Supernatural took a break from the main story action in last night’s episode to play around with some good old fashioned Irish beasties. The writers didn’t ignore the bigger picture issues (Amara was mentioned, Casifer showed up at the bunker acting like a weirdo), but the focus on outside forces, while a little weak at times, was likely a welcome change of direction from what still seems to be a solution-less problem.
The Banshee: Supernatural has been on for eleven years now; is the CW’s longest running property and if my memory serves me right, this is the first time the Winchesters have ever encountered a Banshee. Perhaps I’m succumbing to a personal bias as I think Banshees are awesome, or maybe I’m struggling to find a true stand-out positive element from “Into the Mystic,” but I think the big bad from last night’s episode was a great choice. I always like when Supernatural brings real folklore into their storytelling and this monster is a classic. She wasn’t as fearsome or beautiful as she could have been, and frankly she was defeated way too easily, but the idea was there and for me that is what counts. The writers tried to change it up and give viewers a fun break in-between the intense story bits and while this could have been done better it was at least good enough. *Note: I am in no way referring to the APPEARANCE of the Banshee as a positive. The CG used to generate her was abysmal and I’m embarrassed for them.
Dee Wallace: Maybe I’m dating myself here, but for those of you who are not familiar with her Dee Wallace is kind of a golden goddess of the horror genre. She has starred in some true classics (The Howling, Cujo, E.T. The Extraterrestrial, The Hills Have Eyes (1977)) and frankly she’s amazing. I love that she was in last night’s episode and I am so relieved that she was not predictably written. When I saw her name in the credits, I assumed she was the Banshee or at least someone summoning it, but I was pleasantly surprised that she was neither. I will say she was slightly underutilized, but on the whole, her character was sweet, funny, and extremely charming. Maybe she’ll end up making repeat appearances because that would be pretty damn great.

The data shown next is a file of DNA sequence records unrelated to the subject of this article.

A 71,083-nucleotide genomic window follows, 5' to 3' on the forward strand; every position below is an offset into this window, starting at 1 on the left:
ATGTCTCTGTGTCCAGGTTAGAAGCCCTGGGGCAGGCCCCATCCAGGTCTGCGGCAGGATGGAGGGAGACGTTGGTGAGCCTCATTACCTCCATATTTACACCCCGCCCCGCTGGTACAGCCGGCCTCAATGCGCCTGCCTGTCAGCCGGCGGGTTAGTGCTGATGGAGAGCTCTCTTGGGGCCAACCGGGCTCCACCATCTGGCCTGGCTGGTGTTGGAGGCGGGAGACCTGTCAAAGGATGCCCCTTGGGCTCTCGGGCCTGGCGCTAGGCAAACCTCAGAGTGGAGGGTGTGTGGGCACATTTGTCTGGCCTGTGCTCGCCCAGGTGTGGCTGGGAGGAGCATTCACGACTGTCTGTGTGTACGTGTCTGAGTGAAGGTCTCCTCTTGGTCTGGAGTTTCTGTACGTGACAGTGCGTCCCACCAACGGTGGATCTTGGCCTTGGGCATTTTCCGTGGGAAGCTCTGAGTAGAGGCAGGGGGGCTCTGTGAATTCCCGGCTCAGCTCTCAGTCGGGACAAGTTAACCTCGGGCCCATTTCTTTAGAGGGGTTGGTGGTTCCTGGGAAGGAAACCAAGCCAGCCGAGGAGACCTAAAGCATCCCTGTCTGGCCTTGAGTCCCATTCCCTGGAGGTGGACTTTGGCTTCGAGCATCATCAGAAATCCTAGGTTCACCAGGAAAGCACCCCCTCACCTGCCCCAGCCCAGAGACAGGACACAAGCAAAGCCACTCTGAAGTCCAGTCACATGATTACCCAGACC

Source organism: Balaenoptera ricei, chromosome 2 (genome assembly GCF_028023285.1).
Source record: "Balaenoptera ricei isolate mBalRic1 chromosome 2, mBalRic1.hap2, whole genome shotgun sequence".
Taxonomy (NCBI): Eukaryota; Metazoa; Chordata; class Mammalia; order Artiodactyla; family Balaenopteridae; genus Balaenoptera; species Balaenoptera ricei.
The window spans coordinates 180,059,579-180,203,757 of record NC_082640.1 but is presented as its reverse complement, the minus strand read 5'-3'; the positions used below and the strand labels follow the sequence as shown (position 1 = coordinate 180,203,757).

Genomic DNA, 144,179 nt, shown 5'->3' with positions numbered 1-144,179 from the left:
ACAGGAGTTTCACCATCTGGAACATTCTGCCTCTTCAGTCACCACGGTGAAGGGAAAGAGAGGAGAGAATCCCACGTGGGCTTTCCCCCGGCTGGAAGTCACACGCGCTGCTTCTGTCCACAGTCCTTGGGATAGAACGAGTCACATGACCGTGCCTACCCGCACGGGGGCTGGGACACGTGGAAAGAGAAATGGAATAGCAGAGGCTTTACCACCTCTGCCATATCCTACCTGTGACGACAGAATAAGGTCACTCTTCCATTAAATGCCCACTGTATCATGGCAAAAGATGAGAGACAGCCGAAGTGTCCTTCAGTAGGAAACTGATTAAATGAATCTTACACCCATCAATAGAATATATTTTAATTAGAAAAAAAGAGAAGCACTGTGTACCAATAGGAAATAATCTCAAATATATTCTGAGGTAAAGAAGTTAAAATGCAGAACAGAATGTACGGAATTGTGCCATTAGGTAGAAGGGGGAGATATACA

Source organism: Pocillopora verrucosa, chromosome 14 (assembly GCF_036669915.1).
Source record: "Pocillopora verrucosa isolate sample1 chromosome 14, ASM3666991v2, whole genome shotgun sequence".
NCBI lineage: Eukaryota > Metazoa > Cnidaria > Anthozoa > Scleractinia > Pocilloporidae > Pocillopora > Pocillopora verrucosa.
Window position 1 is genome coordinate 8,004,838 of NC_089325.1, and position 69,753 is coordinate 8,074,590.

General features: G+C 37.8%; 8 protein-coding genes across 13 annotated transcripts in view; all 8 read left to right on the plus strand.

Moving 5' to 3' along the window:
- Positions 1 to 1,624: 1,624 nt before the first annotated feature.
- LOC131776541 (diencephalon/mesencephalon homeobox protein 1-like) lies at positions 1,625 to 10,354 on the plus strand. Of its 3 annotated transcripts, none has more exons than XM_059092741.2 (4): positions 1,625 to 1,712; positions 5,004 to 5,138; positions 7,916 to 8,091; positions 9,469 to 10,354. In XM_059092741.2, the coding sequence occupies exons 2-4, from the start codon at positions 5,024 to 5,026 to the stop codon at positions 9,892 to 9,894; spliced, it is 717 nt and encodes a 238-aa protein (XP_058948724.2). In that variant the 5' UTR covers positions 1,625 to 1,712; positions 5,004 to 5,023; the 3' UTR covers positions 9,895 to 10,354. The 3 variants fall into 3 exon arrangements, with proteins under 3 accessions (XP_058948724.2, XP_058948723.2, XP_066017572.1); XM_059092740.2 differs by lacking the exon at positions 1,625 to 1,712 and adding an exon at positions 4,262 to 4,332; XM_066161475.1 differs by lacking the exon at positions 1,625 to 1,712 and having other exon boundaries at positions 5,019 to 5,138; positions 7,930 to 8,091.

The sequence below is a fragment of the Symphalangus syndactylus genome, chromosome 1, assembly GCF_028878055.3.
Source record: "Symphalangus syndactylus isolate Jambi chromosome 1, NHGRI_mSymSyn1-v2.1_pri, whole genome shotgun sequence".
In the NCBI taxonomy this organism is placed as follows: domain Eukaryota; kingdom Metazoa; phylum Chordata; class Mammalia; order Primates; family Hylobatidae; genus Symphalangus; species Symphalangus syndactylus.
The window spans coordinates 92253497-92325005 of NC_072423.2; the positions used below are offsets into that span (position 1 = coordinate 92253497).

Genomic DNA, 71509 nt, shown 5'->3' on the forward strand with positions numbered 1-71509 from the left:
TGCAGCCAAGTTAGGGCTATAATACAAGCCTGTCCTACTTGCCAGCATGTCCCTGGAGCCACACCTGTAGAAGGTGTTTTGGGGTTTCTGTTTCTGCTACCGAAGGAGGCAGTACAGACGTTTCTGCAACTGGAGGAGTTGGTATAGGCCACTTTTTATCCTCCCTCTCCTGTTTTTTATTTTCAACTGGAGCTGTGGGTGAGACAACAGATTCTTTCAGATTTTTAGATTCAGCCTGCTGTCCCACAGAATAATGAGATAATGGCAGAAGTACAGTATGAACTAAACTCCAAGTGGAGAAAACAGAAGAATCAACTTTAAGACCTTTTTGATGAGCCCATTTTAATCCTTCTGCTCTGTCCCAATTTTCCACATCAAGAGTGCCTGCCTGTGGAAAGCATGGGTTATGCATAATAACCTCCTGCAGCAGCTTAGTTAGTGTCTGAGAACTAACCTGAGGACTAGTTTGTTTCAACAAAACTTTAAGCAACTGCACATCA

Casifer: I know that so far this character is basically still Misha Collins doing an impression of Mark Pellegrino, but for the time being I still think it’s funny. I know it will get old, and quick, but in this case he added a much needed spark to an overall lackluster episode.
Eileen Leahy: She was a really cool hero. It’s no secret that Supernatural needs more strong females and while it’s likely we’ll never see Eileen again, I really dug what she brought to the show.
Yaaawwwnn: I really hate being this way, I miss the days when I was blown away by every episode of Supernatural but the truth is that last night’s episode was boring. Sadly, kind of really boring. Yes, Banshees are cool, but she was REALLY easily defeated. Dee Wallace is the best but in truth her character was entirely unnecessary. The Banshee never even set her sights on her; she really was just there to endearingly say how cute Dean was and that it’s unfortunate his heart belongs to someone else. There was no excitement in “Into the Mystic,” there was never a sense of danger. I wanted to like the episode, and it’s not to say that I didn’t, I was just really…really…bored.
Dean and Amara sittin’ in a tree: Ugh. Maybe I just don’t get the connection because it hasn’t really been explained yet, or maybe I feel like the whole is really forced just to try and put some sexual chemistry on the screen. I’ve stomached the interactions between Dean and Amara up to this point, even when she was a kid and they were super creepy, but I want nothing to do with his heart belonging to her. It doesn’t make sense! What, because he used to bear the Mark of Cain and she is The Mark of Cain it’s just supposed to make sense that they’re in love with each other? Well I say no. This story either need to go the fuck away or be developed to a point that it’s worth my time.
Overall, Hush Comics gives “Into the Mystic” a C for giving the audience a break from The Darkness, but for providing little in the way of watchability.